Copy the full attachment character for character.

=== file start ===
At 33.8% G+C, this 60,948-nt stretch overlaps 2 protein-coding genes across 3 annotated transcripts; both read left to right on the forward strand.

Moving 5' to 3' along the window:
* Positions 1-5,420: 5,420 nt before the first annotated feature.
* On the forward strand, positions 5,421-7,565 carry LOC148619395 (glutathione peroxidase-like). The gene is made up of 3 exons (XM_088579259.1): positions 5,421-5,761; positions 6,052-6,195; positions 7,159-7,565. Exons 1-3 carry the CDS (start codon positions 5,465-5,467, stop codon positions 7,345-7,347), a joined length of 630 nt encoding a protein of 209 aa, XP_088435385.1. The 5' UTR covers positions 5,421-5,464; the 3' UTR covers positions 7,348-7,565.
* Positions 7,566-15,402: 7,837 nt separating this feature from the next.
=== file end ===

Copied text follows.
At 33.8% G+C, this 60,948-nt stretch overlaps 2 protein-coding genes across 3 annotated transcripts; both read left to right on the forward strand.

Moving 5' to 3' along the window:
* Positions 1-5,420: 5,420 nt before the first annotated feature.
* On the forward strand, positions 5,421-7,565 carry LOC148619395 (glutathione peroxidase-like). The gene is made up of 3 exons (XM_088579259.1): positions 5,421-5,761; positions 6,052-6,195; positions 7,159-7,565. Exons 1-3 carry the CDS (start codon positions 5,465-5,467, stop codon positions 7,345-7,347), a joined length of 630 nt encoding a protein of 209 aa, XP_088435385.1. The 5' UTR covers positions 5,421-5,464; the 3' UTR covers positions 7,348-7,565.
* Positions 7,566-15,402: 7,837 nt separating this feature from the next.